Nor is China’s competition with the United States limited to its dealings with the United States. The most contested aspect of Sino-U.S. relations may well be the question of how the region’s smaller powers align strategically. Beijing’s trade relations with smaller nations are increasingly seen as a means of gaining influence, using foreign aid as a means of securing political support and access to strategic ports throughout Asia. OBOR, meanwhile, seeks to link smaller states ever more closely to China, with potentially deleterious effects for U.S. trade relations in the region.
Asia’s smaller states have long made clear that they do not want to be caught in between China and the United States, let alone be forced to choose sides. In reality, both Beijing and Washington have limits on how far they can push smaller countries. There is no likelihood of Washington forming a NATO-like regional security organization, even if it wanted to. It must instead continue to rely on its “hub-and-spoke” model of bilateral security alliances in the region. Similarly, despite China’s dominant economic position in Asia, it continues to find resistance to its increasing influence. Beijing is rightly seen as an often-overbearing actor — its very size makes smaller nations wary of its power.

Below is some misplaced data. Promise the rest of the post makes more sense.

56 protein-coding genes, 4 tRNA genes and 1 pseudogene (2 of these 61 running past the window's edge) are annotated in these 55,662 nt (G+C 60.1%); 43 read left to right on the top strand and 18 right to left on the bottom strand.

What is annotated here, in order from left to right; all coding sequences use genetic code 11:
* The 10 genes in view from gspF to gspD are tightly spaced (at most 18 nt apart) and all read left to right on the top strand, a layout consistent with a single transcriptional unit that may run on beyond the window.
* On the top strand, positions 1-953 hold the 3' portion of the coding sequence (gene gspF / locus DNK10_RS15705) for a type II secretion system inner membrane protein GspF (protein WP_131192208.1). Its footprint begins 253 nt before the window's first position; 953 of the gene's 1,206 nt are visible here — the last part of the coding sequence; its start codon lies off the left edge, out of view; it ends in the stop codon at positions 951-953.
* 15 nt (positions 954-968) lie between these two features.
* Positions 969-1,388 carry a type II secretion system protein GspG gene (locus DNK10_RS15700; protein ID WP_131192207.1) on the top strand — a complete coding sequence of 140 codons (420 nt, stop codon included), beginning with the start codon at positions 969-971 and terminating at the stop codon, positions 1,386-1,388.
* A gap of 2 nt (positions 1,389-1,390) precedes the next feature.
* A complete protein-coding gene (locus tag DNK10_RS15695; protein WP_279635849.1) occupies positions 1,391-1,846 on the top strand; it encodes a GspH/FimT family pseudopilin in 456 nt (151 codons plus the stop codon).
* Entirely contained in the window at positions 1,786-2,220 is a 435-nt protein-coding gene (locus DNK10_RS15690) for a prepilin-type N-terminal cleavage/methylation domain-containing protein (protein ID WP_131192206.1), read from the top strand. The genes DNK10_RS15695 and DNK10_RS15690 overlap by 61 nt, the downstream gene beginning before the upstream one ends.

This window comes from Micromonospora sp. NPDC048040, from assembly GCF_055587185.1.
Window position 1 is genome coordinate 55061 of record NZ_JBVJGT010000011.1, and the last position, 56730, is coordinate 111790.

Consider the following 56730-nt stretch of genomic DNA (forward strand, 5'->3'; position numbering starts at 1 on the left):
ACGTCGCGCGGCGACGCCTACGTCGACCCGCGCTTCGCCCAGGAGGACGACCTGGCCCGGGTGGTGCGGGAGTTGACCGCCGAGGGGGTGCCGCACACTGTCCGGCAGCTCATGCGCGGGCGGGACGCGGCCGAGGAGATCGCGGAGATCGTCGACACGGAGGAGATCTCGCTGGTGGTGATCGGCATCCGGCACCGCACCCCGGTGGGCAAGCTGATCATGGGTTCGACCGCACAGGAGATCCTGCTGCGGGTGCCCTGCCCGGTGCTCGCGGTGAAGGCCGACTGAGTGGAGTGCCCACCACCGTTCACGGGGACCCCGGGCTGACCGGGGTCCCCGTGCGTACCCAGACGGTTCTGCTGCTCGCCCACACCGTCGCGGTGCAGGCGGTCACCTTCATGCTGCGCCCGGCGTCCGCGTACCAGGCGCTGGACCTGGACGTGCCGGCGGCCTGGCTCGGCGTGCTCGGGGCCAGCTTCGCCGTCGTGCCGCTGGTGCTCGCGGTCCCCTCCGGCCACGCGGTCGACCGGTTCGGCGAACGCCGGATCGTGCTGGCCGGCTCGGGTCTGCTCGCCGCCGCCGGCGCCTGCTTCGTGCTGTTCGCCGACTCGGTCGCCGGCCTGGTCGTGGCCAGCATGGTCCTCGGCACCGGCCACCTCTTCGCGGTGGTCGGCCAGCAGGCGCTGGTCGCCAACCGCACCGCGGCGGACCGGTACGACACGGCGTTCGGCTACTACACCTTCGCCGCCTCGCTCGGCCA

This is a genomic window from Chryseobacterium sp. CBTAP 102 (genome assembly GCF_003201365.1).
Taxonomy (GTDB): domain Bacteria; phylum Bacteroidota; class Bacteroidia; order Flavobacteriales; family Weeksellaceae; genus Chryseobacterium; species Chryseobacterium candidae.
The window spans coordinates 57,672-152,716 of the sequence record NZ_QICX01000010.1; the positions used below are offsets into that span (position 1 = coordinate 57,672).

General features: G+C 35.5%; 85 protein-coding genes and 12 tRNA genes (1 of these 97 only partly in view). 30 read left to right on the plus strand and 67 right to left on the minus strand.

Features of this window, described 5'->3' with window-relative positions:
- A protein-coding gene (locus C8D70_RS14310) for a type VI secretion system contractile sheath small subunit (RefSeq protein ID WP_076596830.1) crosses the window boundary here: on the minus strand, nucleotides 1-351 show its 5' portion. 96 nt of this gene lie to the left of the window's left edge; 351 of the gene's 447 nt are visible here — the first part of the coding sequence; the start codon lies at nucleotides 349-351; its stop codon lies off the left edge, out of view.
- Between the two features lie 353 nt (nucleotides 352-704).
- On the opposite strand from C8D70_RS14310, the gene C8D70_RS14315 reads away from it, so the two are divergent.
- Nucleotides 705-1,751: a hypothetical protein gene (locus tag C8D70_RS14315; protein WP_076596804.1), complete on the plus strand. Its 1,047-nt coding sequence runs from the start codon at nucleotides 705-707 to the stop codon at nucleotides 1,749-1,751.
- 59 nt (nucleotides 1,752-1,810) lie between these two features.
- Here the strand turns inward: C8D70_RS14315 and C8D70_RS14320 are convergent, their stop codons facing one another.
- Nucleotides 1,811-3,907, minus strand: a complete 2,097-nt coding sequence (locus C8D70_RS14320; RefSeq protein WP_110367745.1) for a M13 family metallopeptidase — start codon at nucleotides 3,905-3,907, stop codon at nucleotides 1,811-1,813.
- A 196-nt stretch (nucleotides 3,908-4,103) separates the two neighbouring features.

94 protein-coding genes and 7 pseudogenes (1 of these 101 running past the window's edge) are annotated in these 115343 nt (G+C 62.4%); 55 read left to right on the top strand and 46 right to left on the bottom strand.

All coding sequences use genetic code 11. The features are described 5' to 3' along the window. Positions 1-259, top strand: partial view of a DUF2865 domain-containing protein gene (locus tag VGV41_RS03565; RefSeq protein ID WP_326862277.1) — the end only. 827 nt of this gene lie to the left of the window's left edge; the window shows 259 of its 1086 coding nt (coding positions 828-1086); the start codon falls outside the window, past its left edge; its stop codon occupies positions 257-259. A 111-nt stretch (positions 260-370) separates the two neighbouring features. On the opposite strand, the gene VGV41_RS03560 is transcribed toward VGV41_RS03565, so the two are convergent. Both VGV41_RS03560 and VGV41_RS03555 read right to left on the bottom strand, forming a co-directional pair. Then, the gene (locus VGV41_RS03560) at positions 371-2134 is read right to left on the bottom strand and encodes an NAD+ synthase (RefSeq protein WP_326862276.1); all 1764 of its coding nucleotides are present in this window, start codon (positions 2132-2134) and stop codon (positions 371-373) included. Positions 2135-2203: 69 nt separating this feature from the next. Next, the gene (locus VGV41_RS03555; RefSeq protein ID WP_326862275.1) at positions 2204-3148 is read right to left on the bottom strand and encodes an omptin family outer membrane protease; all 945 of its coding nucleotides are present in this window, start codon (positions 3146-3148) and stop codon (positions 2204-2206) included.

Washington is so far unwilling to promote a more robust liberal agenda in Asia, or explicitly call for greater cooperation among democracies. This leaves it focused primarily on security issues, and also constrained by the limits of its allies’ more modest capabilities. For its part, Beijing has little to say to the region’s democracies beyond promoting trade, while its illiberal partners, such as North Korea, Laos, and Cambodia, are weak, isolated, and largely irrelevant. This leaves most smaller nations in Asia the option of maneuvering between Washington and Beijing for their own interests, variously prioritizing economics, politics, or security. The fear of entrapment by either great power is a major driving factor in the policies of smaller nations, and so most attempt to remain equidistant between the two. For America’s allies, the calculation is more complicated because they must take into account their treaty obligations without alienating Beijing. Australia and the Philippines, in particular, have struggled with maintaining that balance, given their dependence on Chinese economic ties.
Competition Doesn’t Mean Cold War